## Chapter : 3

## What Are Current Electricity ?

## Electric Current

The rate of flow of electric charge through a conductor is called electric current.

• Elecrtric current, I =(q/t)=(Ne/t)

where q is the electric charge and N is the number of free electrons passing through a cross-section of a conductor in time t.

• If electric current flowing through a conductor is not steady, then I =(dq/dt)

• S.I. unit of electric current is ‘ampere’ which is denoted as ‘A’

## Flow Of Electric Charges In A Metallic Conductor

• In solid conductors, free electrons move randomly in different directions nullifying their net effect and hence preventing any current flow.

• A steady electric current is established in the conductor with the application of constant electric field across it and this field is provided by cells or batteries.

## Drift Velocity

Drift velocity of electrons,

$$\text{V}_\text{d}=\frac{-\text{e}\vec{\text{E}}}{\text{m}}\text{τ}$$

where e is the charge on electron, m is the mass,

$$\vec{\text{E}}$$

is the electric field applied and τ is the time of relaxation.

• Negative sign shows that drift velocity of electrons is in a direction opposite to the direction of applied electric field.

## Mobility

Mobility is defined as the magnitude of drift velocity of charge carrier per unit electric field. It is given as,

$$\mu=\frac{|\text{V}_\text{d}|}{\text{E}}=\frac{\text{qEτ}/\text{m}}{\text{E}}=\frac{\text{qτ}}{\text{m}}$$

where q, τ and m are charge, relaxation time and mass of a charge carrier respectively.

^{2}v

^{-1}s

^{- 1}.

## Relation Between Current And Drift Velocity

_{d}where n is the number density of electrons, A is the area of cross-section of the conductor.

## Ohm’s Law

According to Ohm’s law, the potential difference applied across the ends of a conductor is directly proportional to the current.

V ∝ I or V = IR

where R is the resistance of the conductor.

• Another form of Ohm’s law is,

$$\vec{\text{J}}=\sigma \vec{\text{E}}$$

## Electrical Resistance

• The opposition offered by the conductor to the flow of electric current through it, is called its resistance.

• Resistance is measured in `Ohm’ and is denoted by ‘Ω’.

## Vi Characteristics (Linear And Non-linear)

Under constant physical conditions, VI-graph of such substances is a straight line and resistance of conductor can be obtained using the slope of VI-graph.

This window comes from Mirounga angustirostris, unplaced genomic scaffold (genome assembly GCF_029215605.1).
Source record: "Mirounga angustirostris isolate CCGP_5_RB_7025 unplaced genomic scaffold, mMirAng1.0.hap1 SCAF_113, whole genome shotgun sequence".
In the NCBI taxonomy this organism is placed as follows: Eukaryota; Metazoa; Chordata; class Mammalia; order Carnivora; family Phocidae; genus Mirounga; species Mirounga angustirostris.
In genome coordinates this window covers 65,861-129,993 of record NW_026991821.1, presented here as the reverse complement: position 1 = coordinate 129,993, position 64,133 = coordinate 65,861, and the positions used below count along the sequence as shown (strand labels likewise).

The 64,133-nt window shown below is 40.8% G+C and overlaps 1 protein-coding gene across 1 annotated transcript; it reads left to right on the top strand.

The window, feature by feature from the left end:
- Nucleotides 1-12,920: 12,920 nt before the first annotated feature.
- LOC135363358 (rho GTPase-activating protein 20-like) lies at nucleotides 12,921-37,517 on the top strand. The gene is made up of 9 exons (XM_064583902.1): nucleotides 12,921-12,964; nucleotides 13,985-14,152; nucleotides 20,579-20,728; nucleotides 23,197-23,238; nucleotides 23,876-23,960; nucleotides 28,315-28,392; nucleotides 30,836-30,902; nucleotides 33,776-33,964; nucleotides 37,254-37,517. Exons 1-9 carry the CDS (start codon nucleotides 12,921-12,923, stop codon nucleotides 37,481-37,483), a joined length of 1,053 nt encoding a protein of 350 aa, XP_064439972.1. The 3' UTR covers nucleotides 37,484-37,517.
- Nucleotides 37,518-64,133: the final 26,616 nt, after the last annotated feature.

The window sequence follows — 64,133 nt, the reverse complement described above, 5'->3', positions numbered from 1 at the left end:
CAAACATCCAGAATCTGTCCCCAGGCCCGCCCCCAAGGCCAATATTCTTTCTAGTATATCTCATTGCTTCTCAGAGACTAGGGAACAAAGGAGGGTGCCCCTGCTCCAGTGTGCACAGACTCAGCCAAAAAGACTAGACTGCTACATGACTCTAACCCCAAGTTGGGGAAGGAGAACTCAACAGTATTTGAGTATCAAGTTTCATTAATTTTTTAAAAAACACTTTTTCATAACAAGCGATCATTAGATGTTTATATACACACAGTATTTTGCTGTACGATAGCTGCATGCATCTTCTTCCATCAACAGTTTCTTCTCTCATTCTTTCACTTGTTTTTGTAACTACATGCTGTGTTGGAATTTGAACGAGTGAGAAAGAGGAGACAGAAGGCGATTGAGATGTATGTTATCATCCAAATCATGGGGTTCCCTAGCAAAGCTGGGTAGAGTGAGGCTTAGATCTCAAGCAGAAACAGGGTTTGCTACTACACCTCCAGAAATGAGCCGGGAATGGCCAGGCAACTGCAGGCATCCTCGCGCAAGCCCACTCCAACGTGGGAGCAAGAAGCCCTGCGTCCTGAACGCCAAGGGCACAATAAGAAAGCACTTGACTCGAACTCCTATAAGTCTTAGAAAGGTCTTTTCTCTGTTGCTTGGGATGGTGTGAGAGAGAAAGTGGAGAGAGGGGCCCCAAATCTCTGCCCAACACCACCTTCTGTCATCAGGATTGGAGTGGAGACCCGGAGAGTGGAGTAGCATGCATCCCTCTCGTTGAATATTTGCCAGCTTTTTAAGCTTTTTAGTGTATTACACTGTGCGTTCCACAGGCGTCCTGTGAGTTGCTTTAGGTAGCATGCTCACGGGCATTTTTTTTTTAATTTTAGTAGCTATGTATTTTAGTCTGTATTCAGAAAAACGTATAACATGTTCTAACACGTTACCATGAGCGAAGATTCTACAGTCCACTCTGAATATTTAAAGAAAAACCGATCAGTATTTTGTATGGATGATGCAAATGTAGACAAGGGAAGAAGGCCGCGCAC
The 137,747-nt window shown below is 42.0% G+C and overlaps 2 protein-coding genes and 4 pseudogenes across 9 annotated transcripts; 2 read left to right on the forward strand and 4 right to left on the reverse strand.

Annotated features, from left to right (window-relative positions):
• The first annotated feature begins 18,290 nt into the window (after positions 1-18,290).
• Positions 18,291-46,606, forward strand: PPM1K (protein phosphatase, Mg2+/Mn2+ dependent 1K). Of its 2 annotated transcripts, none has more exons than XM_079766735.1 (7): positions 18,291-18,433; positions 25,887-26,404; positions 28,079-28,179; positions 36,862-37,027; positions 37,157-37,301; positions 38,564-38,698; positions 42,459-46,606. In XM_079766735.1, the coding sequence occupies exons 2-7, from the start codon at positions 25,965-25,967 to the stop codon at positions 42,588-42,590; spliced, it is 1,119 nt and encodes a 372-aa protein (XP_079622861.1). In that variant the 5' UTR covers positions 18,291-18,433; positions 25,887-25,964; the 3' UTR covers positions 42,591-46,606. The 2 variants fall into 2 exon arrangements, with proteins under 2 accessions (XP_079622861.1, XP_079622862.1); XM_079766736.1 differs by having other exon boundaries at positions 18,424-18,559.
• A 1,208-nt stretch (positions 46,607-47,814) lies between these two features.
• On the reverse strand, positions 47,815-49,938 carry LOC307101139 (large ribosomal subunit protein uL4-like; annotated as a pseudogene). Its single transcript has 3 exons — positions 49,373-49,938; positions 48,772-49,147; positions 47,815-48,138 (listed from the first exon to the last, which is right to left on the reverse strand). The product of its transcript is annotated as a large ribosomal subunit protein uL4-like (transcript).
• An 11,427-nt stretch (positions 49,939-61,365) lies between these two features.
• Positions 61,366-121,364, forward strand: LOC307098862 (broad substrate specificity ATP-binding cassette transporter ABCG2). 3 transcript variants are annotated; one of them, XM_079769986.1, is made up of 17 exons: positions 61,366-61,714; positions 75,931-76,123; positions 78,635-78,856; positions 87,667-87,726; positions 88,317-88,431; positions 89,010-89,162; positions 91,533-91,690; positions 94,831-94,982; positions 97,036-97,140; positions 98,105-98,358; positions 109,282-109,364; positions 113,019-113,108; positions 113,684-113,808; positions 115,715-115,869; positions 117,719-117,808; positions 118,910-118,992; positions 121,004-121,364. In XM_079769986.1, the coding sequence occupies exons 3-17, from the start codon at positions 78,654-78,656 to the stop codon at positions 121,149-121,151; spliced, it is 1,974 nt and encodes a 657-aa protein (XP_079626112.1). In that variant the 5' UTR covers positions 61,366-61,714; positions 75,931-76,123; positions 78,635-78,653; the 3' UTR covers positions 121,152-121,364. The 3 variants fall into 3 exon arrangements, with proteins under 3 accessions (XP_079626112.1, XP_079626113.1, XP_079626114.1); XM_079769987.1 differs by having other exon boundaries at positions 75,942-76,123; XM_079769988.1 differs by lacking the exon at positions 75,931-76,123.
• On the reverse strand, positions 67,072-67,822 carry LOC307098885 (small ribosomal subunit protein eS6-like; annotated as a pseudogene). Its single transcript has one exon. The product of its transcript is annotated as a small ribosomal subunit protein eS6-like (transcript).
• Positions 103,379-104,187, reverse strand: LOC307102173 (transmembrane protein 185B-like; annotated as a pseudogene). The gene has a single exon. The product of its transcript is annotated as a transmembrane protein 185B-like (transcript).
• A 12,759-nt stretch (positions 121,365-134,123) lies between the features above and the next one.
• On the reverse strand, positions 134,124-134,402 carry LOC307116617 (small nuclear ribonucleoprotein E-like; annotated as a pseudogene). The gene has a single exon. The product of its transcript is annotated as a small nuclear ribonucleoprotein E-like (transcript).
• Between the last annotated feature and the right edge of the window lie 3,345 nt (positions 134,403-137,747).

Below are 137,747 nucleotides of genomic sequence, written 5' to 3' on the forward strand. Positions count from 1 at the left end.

• Ohm’s law is valid for good conductors. Semiconductor does not show linear behaviour between V and I.

R= (ΔV/ΔI)=(1/tanθ)

## Electrical Energy And Power

• Electric power =(Electric work done/Time taken)

^{2}R =(V

^{ 2}/R)

• Electrical energy = Electric power × time E = P × t

• SI unit of power is watt (W)

• The commercial unit of electric energy is kilowatt-hour (kWh),

^{6}J = one unit of electricity consumed

## Electrical Resistivity And Conductivity

• Resistance of a conductor is directly proportional to its length l and inversely porportional to its cross-sectional area A i.e., R ∝(l/A) or R=p(l/A)

where p is a constant of material of the conductor which is known as its ‘resistivity’ or ‘specific resistance’.

• The reciprocal of resistivity is know as conductivity or specific conductance. σ =(1/p)

• Resistivity of a conductor is measured in Ω - m

^{-1}m

^{-1}or Sm

^{-1}or mho m

^{-1}

## Series And Parallel Combination Of Resistors

_{s}= R

_{1}+ R2 + R

_{3}

_{P})=(1/R

_{1})+(1/R

_{2})+(1/R

_{3})

• For series combination of resistors, net resistance is more than the largest value of any resistance in the group.

• For parallel combination of resistors, net resistance is less than the smallest value of resistance in the group.

## Temperature Dependence Of Resistance

_{t}= R

_{0}[1 + αt] where α is the temperature coefficient of resistance and R

_{0}is the at 0°C.

• For metal α is positive, i.e., resistance increases with rise in temperature.

• For insulators and semiconductors α is negative **i.e**., resistance decreases with rise in temperature.

## Internal Resistance Of A Cell

• Internal resistance of a cell, r =(ε-IR/I) or r=R((ε/V)-1)

where ε is the emf of the cell, and R is the external resistance.

## Potential Difference And Emf Of A Cell

• Electromotive force or emf of a cell is defined as the potential difference between two terminals of a cell in an open circuit i.e. when no current flows through the cell.

• Terminal potential difference of a cell is defined as the potential difference between terminals of a cell in a closed circuit i.e., when some current is drawn from the cell.

V = ε – Ir

• The SI unit of emf is joule/coulomb or volt (V).

## Combination Of Cells In Series And In Parallel

_{s}= ε

_{1}+ ε

_{2}and r

_{s}= r

_{1}+ r

_{2}

_{p}=(ε

_{1}r

_{2}+ε

_{2}r

_{1}/r

_{1}+r

_{2}) and r

_{p}=(r

_{1}r

_{2}/r

_{1}+r

_{2})

## Kirchhoff’s Laws And Simple Applications

**Kirchhoff’s first law**

• It states that the algebraic sum of the currents at a junction is zero. It is also known as Kirchhoff’s junction law or current law.

• Kirchhoff’s first law supports law of conservation of charge.

**Kirchhoff’s second law**

• It states that in a closed loop, the algebraic sum of the emf’s is equal to the algebraic sum of products of the resistance and the respective currents flowing through them, Σε = Σ IR

• Kirchhoff’s second law supports law of conservation of energy.

## Wheatstone Bridge

For a balanced Wheatstone bridge, current through the galvanometer is zero.

_{1}/R

_{2})=(R

_{3}/R

_{4})